I think Marigolds are better for deterring critters who don't like the scent. But that's not a problem in downtown Abq. I mean, we have raccoons and such, but not many pesky animals. But the white flies are everywhere and it seems they love Marigolds. So I keep Marigolds away from my tomatoes.

    I don't claim to understand the science of it. Have you had any experience? It kinda bugs me how everyone online extols the virtues of Marigolds without describing the downsides. Gardening is all about give and take. What's your take? I'm interested, because your education is much greater than mine. I'm just observing with no formal training.

  2. claudette
    claudette says:

    It's good to hear business is good and you're keeping busy! Thanks for the tip about not planting broccoli from seed. I was just about to do that! I guess I'll go buy some seedlings this weekend!

  3. Brandi
    Brandi says:

    I have not started my vegetable garden but have started the process of preparing an area for transplants. I think I will start with herbs and edible flowers since I am new to gardening. Do you eat nasturtiums? I have heard the flowers and leaves make for a great salad addition… Also, when your broccoli doesn't produce crowns, do you eat the greens? Broccoli greens are my new favorite veggie! I had no idea that they were edible until I read about it in Martha Stewart living. Yum!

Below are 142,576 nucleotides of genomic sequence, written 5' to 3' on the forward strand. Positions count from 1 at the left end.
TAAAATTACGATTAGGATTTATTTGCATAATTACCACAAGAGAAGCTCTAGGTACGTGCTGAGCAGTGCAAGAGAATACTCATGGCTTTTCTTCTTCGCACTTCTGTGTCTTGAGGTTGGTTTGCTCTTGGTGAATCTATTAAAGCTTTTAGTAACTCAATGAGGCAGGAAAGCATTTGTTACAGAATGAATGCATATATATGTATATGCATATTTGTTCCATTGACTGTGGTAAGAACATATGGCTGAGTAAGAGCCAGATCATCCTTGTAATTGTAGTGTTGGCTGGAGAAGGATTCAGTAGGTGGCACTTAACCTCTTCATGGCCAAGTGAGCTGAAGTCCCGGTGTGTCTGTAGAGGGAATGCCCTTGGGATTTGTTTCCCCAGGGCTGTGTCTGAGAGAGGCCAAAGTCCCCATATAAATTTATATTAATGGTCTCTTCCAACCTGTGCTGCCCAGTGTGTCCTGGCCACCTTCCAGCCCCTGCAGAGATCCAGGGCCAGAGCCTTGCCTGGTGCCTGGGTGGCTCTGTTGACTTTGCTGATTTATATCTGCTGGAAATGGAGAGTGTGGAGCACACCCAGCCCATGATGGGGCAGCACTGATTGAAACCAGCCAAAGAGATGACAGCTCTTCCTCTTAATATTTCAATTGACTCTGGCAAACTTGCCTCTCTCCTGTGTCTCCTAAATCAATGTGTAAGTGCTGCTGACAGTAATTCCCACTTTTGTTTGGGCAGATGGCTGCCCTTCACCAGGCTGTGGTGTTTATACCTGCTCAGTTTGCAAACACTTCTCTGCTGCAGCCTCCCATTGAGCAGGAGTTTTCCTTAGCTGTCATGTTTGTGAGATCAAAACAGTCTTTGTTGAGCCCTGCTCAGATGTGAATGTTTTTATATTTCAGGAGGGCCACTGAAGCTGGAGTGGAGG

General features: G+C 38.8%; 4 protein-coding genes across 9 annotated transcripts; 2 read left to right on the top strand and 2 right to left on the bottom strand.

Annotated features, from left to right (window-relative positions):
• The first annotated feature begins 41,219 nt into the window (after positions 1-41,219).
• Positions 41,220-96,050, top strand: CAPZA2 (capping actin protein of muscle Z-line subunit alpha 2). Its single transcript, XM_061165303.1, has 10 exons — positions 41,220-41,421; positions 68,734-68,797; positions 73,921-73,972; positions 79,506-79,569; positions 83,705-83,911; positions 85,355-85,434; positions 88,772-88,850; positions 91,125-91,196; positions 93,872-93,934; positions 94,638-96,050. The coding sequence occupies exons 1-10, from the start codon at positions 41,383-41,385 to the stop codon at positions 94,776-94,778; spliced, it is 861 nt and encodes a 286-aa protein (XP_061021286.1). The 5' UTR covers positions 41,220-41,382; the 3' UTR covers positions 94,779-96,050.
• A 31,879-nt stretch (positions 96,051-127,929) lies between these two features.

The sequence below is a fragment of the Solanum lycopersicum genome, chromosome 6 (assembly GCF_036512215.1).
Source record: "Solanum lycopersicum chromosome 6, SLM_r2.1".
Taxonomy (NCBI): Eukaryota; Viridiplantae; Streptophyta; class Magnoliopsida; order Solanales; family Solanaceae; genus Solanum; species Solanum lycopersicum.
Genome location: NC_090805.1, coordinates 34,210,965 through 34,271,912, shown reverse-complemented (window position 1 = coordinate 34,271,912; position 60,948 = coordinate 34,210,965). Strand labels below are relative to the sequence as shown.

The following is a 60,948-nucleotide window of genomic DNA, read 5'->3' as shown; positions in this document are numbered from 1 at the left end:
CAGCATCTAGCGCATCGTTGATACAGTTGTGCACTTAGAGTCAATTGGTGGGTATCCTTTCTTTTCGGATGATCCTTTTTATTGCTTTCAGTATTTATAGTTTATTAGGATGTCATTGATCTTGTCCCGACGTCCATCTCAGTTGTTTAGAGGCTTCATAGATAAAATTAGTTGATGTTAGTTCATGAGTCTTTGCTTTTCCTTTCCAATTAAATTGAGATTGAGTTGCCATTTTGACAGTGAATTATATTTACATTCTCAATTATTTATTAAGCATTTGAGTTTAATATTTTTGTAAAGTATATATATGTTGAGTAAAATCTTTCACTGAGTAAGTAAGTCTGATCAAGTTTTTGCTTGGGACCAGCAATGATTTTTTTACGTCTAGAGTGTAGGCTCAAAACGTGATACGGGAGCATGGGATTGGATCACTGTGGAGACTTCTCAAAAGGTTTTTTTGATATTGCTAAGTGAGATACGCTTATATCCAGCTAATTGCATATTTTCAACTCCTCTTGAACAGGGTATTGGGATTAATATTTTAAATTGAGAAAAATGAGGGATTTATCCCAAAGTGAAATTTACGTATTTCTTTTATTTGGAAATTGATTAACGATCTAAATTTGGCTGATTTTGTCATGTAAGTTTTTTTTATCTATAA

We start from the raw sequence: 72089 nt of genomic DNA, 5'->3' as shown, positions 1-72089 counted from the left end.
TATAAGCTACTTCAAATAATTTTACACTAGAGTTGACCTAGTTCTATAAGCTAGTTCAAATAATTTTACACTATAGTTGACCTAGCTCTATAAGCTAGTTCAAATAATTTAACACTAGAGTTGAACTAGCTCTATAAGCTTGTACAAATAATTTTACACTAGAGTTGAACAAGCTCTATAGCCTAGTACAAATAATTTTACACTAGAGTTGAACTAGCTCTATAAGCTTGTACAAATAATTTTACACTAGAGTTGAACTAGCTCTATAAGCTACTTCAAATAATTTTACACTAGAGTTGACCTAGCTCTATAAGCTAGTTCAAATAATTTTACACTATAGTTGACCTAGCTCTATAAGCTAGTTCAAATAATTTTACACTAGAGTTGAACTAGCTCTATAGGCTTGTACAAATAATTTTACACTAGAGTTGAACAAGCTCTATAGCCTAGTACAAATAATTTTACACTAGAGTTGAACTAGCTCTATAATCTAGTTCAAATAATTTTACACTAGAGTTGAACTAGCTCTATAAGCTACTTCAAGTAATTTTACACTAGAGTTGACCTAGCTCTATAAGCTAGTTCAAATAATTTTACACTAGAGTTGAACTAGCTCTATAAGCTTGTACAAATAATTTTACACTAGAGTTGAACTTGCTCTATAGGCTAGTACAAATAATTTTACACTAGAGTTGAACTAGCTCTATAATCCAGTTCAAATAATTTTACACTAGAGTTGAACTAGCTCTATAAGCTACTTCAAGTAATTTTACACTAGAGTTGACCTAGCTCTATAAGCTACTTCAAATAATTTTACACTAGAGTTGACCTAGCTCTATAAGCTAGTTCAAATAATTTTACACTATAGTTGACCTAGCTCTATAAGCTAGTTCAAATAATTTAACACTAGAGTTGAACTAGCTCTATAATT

4. says:

    Thank you for your comments!

    Brandi, I had heard of people eating broccoli greens, but haven't tried them myself. I will definitely use them this year!

    Hi Liza. Great question! I have found that marigolds repel aphids, crickets and whiteflies. It is the scent of marigolds that they find so objectionable, so make sure you use the French species (Tagetes). I've always used marigolds, so I have no comparison, personally, to how insect damage would increase without them. However, I notice more insect damage in client's vegetable gardens who do not use companion plants such as marigolds. I hope helps!

    Noelle 'azplantlady'

  5. RobinL
    RobinL says:

    It's such a strange concept to me, having a second round of vegetable garden to enjoy each year. I'm used to the winter rest, but I do so miss my fresh vegetables and herbs. A two year old pepper plant, what a thing! Enjoy every bite.

  6. Indie
    Indie says:

    Oh, what a wonderful thing to be working on a new veggie garden! And what beautiful bell peppers! I love nasturtiums in veggie gardens – I always plant them in mine. Sadly, we already have freezing temperatures here, and it's already snowed a couple times. I still have a tomato plant going in the greenhouse, though!

Comments are closed.